It’s no doubt retail therapy has helped to fill a void in our lives this year. Seeing boxes show up on our doorstep with tie-dyed pajamas, gourmet bagels shipped cross-country and cases of wine has brought us a sometimes-daily moment of joy.
It’s this online splurging that has made a sizable dent in our savings accounts. Next year, let’s aim to be better about spending less and saving more.
You don’t have to put your money in the stock market to make it grow. Maybe you’re just looking for a place to safely stash it away — but still earn money. Sure, you could stick it under your mattress or in a safe, but smart savers know better.
Here’s their secret: A debit card called Aspiration lets you earn up to five percent cash back every time you swipe the card and up to 16 times the average interest on the money in your account. Plus, you’ll never pay a monthly account maintenance fee.
To see how much you could earn, enter your email address here, link your bank account and add at least $10 to your account. And don’t worry. Your money is FDIC insured and under a military-grade encryption. That’s nerd talk for “this is totally safe.”
6. But Don’t Forget to Have a Little Fun.
2020 was stressful. It was also a good reminder that we need to take some time for ourselves and just relax. Make it your last resolution for 2021 to have some fun — and what if you could make some extra money, too?
Lots of us already play Solitaire on our phones for fun or just to pass the time. Want to see if you can win money at it?
There’s a free iPhone app called Solitaire Cash that lets you play for real money. You could get paid up to $83 per win.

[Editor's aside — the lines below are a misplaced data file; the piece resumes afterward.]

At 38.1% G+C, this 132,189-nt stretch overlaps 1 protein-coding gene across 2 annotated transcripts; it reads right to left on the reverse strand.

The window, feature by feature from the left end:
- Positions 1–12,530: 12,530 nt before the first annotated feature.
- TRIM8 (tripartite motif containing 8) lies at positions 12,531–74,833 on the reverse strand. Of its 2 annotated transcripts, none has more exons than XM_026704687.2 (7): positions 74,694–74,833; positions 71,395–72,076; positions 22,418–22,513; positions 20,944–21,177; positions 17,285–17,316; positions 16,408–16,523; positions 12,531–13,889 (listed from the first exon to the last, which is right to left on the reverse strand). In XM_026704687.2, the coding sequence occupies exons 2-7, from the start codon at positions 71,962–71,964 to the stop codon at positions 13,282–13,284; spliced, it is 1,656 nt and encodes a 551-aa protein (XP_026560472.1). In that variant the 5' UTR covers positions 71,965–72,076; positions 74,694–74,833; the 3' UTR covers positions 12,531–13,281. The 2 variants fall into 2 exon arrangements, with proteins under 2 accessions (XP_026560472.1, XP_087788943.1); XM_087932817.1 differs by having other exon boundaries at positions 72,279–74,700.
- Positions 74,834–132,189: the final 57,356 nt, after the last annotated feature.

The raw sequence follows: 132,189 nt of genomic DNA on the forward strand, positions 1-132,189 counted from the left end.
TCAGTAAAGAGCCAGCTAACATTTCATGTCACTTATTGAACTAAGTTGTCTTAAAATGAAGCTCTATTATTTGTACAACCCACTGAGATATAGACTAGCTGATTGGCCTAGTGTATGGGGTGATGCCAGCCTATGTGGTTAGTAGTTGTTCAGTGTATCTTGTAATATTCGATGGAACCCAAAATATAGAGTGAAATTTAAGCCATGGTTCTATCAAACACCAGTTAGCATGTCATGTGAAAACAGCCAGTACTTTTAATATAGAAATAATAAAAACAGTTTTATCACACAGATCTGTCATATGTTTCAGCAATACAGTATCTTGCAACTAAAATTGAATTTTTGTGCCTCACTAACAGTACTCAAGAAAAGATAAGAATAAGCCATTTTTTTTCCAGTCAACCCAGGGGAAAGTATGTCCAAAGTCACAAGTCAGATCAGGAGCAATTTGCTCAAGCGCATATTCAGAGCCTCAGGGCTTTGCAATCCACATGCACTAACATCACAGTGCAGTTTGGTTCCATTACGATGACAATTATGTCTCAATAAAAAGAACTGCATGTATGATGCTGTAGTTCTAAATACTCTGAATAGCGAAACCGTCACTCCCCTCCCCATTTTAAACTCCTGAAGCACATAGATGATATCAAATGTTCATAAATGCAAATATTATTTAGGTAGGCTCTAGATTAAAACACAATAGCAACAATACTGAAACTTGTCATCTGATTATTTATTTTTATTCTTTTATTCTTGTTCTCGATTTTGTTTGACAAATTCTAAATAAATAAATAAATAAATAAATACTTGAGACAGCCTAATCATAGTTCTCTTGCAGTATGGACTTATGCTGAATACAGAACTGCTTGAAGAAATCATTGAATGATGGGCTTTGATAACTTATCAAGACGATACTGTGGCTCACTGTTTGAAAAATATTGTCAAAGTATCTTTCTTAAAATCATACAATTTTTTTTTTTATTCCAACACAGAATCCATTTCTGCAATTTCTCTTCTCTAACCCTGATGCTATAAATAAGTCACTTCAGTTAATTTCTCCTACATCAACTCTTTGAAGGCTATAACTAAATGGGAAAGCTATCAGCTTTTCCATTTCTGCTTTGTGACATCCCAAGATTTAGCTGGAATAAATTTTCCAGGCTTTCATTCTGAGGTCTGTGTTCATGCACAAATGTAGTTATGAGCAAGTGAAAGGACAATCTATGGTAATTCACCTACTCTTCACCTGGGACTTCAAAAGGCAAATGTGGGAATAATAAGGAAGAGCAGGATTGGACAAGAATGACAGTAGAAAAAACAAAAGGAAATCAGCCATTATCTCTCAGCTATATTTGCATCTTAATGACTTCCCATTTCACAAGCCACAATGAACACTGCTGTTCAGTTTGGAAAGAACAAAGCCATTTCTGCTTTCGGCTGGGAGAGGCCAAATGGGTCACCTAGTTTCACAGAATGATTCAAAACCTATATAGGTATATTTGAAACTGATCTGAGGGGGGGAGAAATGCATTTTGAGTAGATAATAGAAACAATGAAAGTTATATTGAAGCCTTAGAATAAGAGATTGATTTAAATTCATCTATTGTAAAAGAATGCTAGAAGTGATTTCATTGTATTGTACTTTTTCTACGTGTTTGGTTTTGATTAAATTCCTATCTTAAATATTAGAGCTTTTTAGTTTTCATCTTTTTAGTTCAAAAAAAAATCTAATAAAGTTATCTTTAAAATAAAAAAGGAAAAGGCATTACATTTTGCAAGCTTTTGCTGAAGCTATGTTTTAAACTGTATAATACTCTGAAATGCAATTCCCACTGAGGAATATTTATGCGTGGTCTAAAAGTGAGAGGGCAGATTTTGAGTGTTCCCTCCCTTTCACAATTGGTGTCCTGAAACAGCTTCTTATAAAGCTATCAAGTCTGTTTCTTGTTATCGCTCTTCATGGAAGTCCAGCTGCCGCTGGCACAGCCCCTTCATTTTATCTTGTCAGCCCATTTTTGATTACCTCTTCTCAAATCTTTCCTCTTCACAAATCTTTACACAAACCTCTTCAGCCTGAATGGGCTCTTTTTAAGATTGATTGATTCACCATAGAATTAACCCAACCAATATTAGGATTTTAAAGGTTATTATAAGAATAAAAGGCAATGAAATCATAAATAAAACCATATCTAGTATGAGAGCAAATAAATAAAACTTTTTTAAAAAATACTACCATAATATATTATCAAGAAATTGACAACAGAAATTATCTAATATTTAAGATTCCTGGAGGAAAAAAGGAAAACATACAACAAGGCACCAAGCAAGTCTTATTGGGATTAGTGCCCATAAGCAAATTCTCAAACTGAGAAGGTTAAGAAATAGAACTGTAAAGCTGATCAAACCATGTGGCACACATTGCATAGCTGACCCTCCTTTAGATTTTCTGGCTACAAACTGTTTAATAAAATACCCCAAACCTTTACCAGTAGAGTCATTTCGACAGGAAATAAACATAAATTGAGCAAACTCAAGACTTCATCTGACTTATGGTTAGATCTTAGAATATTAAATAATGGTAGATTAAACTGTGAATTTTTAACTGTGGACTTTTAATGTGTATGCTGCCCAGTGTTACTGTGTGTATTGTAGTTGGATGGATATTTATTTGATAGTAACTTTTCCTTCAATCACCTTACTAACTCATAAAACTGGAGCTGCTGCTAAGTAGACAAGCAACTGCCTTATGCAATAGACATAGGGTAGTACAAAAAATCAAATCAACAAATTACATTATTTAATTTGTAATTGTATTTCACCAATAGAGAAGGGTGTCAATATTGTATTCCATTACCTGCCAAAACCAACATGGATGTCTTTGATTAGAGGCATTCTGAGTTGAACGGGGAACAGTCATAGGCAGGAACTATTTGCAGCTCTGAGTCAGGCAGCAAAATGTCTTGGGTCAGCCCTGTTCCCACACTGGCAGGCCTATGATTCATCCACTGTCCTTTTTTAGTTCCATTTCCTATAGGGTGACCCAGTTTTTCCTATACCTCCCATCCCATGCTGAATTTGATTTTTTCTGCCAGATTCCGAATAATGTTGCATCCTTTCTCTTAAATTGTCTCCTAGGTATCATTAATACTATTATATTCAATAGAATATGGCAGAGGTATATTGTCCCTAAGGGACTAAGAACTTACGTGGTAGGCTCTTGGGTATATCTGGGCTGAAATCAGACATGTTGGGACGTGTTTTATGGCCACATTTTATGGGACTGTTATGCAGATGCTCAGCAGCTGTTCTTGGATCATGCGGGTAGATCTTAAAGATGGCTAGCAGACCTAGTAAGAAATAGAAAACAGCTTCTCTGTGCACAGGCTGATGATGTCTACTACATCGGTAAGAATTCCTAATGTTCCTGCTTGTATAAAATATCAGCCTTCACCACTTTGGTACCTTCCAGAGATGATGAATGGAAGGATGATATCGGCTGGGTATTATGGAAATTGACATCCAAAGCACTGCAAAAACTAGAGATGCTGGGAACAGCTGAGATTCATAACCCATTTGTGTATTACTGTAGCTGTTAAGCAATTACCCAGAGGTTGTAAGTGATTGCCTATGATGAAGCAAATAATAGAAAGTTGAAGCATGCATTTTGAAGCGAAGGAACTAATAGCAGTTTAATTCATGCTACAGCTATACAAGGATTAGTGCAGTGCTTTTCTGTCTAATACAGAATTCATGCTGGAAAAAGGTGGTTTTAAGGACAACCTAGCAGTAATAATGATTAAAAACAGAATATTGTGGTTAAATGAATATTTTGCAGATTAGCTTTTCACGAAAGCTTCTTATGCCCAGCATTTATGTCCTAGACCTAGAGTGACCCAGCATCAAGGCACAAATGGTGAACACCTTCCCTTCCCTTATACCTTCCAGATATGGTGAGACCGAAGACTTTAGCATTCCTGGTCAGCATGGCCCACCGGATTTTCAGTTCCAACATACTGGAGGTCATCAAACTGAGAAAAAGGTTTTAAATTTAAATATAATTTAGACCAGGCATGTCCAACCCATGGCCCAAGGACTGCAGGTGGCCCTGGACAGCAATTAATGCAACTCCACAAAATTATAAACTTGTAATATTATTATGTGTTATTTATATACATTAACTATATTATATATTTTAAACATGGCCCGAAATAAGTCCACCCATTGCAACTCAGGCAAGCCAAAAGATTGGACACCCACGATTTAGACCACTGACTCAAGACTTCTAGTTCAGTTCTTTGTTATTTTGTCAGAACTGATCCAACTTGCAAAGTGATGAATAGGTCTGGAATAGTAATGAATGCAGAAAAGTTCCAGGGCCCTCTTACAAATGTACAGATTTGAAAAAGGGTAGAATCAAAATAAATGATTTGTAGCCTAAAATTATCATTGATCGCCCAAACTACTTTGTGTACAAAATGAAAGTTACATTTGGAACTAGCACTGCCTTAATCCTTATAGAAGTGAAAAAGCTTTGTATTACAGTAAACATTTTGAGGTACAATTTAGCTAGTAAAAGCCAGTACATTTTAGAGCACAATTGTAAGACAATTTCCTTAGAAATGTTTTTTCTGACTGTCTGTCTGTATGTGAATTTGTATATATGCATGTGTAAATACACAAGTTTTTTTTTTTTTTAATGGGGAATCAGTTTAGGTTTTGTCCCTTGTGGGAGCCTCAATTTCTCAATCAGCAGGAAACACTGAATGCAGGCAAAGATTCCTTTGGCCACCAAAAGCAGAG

You might be thinking: There’s got to be a catch. This is definitely one of those spammy apps, right?
Wrong. There really isn’t a catch. Sure, you can pay to play in some higher-stakes tournaments, but there’s no pressure. And, in fact, there aren’t even any annoying ads.
With each game, you’ll battle it out against at least five other players. Everyone gets the same deck, so winning is totally a matter of skill. The top three players who solve the deck fastest can win real money — anywhere from $1 to $83.
Over on the App Store, it has over a million downloads and more than 15,000 ratings, averaging 4.7 stars (out of 5).
To get started, just download the free app and start playing your first game immediately.
***Like Cooper, 60 percent of Credit Sesame members see an increase in their credit score; 50 percent see at least a 10-point increase, and 20 percent see at least a 50-point increase after 180 days.
Credit Sesame does not guarantee any of these results, and some may even see a decrease in their credit score. Any score improvement is the result of many factors, including paying bills on time, keeping credit balances low, avoiding unnecessary inquiries, appropriate financial planning and developing better credit habits.